Top of the rock: Speed climbing comes to Olympics, Rockville

Rock climbing will become an Olympic sport at the 2020 Summer Games in Tokyo, featuring a mix of three disciplines: bouldering, lead climbing, and speed climbing. While the latter might be the most foreign right now, it seems to have every ingredient to be a breakout sport on the international stage next summer.

The races are fast and exciting. They’re finished quickly enough to fit the entire video on the social media platform of your choice. They even have a nostalgic pull, for those of us that grew up watching American Gladiators (albeit, minus the spandex-adorned, muscle-bound hulk grabbing at competitors’ ankles).

But, surprisingly, speed climbing hasn’t really caught on as quickly in America as in other parts of the world. At Earth Treks in Rockville, even Cyrus Capuzzo-Hojaji, the instructor running the clinic, has only been speed climbing for about six months.

“Speed climbing was always kind of seen in a different light than sport climbing or bouldering,” he told WTOP. “It’s just a really quick, fun, easy way to climb.”

In some ways, speed climbing is the antithesis of other forms of the sport. Rather than use a wealth of knowledge and skill in a unique way to climb a mountain, speed climbers follow a heavily rehearsed set of scripted movements, powering through them as quickly as possible. Instead of approaching a rock with many different paths to the top, there is a single, uniform wall, identical in nearly every way, all around the world, on which climbers compete.

The speed climbing wall is 15 meters high. It is set at a five degree overhang angle just past vertical, back toward the competitors below. Each hold is the same size and shape, bolted to the wall the exact same angle. The only material difference, between official World Cup courses and community climbing gyms, is the wall surface itself.

The official competition wall is made by Bulgarian company Walltopia and is much tackier. That allows climbers to use their shoes to push directly off the wall itself in some spots, rather than searching blindly, midrace for footholds, a technique called smearing.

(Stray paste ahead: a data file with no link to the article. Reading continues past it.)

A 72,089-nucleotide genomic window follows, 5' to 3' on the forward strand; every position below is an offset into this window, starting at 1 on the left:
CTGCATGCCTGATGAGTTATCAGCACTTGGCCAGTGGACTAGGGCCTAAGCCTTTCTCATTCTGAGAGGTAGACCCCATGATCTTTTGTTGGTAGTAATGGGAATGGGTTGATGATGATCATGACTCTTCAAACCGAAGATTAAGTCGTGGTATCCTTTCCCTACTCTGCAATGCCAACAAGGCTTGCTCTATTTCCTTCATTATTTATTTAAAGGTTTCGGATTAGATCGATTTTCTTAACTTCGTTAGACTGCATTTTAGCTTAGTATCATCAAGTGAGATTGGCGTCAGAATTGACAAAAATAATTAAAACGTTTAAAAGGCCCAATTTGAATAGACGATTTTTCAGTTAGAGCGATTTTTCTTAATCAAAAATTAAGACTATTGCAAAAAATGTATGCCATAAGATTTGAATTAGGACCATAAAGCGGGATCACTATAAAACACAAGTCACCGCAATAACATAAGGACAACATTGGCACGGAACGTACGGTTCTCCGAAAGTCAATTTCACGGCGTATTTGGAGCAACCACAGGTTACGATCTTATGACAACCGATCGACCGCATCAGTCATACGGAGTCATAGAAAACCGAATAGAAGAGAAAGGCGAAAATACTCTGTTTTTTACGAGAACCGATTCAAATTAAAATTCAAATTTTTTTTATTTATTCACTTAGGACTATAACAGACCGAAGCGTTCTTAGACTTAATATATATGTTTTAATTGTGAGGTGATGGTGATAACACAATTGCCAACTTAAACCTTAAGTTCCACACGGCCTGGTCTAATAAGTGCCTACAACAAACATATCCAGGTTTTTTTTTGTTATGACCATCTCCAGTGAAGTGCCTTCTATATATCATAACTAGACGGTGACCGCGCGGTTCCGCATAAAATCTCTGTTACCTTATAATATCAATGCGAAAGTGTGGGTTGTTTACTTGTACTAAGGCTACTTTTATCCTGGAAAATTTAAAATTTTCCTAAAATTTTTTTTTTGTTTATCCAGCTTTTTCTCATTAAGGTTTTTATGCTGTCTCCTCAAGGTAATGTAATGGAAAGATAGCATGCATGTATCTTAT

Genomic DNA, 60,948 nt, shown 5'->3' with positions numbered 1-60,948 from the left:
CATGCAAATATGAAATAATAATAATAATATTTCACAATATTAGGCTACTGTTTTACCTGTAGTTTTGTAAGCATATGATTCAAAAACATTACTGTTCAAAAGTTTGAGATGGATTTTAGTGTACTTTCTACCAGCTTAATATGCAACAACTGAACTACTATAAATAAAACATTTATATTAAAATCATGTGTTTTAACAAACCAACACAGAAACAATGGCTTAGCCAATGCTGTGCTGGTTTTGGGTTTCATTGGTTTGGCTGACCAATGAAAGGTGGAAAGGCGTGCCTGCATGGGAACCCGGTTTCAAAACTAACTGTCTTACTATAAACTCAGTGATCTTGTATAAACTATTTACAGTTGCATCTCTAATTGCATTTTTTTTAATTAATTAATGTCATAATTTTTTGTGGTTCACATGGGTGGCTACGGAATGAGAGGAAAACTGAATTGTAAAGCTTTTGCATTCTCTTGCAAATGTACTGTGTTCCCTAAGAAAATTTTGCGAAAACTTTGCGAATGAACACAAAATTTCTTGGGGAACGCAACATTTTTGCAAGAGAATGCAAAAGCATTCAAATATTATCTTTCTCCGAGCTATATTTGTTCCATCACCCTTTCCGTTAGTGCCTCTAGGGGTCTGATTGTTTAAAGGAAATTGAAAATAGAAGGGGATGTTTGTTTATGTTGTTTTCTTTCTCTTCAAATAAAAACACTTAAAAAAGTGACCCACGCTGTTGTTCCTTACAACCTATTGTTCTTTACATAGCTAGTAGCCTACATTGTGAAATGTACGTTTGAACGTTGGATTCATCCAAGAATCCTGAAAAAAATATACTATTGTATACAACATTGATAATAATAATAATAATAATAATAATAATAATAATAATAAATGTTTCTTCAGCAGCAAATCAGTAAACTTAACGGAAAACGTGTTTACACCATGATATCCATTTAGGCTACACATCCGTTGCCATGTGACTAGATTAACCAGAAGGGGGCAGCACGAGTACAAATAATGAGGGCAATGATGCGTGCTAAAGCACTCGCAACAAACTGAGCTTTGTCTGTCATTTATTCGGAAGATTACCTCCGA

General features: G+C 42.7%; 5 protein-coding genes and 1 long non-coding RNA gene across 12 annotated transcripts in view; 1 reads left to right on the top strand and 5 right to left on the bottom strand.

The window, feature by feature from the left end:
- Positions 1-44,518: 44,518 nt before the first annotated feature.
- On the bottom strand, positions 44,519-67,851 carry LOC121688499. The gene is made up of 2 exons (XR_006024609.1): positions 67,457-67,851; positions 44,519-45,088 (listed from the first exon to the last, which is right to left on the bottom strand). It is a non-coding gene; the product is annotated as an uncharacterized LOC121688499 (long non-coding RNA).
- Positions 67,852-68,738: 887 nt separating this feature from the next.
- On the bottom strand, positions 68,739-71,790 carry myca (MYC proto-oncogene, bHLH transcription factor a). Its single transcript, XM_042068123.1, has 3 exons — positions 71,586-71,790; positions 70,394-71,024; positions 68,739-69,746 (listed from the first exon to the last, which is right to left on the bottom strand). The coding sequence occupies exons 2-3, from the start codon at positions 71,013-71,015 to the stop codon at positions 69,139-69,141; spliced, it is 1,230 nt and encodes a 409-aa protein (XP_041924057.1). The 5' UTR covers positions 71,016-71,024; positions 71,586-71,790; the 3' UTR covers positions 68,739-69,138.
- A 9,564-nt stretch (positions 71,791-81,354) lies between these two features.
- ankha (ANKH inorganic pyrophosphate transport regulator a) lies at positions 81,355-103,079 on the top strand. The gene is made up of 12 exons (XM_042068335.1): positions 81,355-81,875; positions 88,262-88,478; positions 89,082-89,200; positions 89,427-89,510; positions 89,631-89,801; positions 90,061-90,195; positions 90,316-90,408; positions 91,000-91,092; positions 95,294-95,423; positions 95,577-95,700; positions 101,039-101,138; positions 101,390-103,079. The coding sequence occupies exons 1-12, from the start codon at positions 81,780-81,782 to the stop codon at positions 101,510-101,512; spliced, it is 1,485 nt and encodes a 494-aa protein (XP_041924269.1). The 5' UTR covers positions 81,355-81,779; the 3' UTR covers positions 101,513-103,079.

Despite the uniformity of the course, there have already been innovations. A move to streamline the route, skipping the fourth hand hold altogether, was named after Reza Alipour, the Iranian who currently holds the world record at 5.48 seconds.

Adam Grossman calls “The Reza” the Fosbury Flop of speed climbing. It’s an analogy that fits coming from him, as a former Division I track sprinter at UMBC now in his mid-30s who picked up speed climbing a couple years ago. He’s the quick climber in the video at the top of the article, climbing a 10-meter wall that replicates the lower two-thirds of the full, 15-meter speed climbing competition wall.

“You don’t necessarily need to have an extensive climbing background to learn this and be good at it — what you need to be is explosive,” Grossman told WTOP. “I think if you had an elite sprinter that decided to try their hands at this, and they spent a lot of time practicing, I think they could become a world-class speed climber.”

Grossman competed in the 2019 Sport and Speed Open Nationals, which were held in Alexandria in March. The winner, American record holder John Brosler, posted a time of 6.26 seconds. Grossman isn’t at that level, especially with competitors in their primes, a decade or more younger than him. He expects the popularity surge after the Olympics to bring a whole new wave of young climbers to the sport.

“I think you’re going to have a bunch of 10-, 11-year-olds at home watching it,” he said. “Then making their parents drag them out to a gym to start learning it.”

Mike Downey, with Earth Treks, sees the particular appeal of the discipline.

“I think speed climbing is the clearest objective in climbing,” he said. “If you watch rope climbers and boulderers, it can be kind of hard to tell what’s going on. It’s really incredible, but it’s a little difficult to understand just from an observer.”

Still, he warns that it’s not as easy as it looks, especially for those with no climbing background.

“Technically, there’s a lot to learn,” said Downey. “Having that experience coming in doing regular rope climbing or bouldering is going to build that foundation so then you can go up there and have some pretty good success.”

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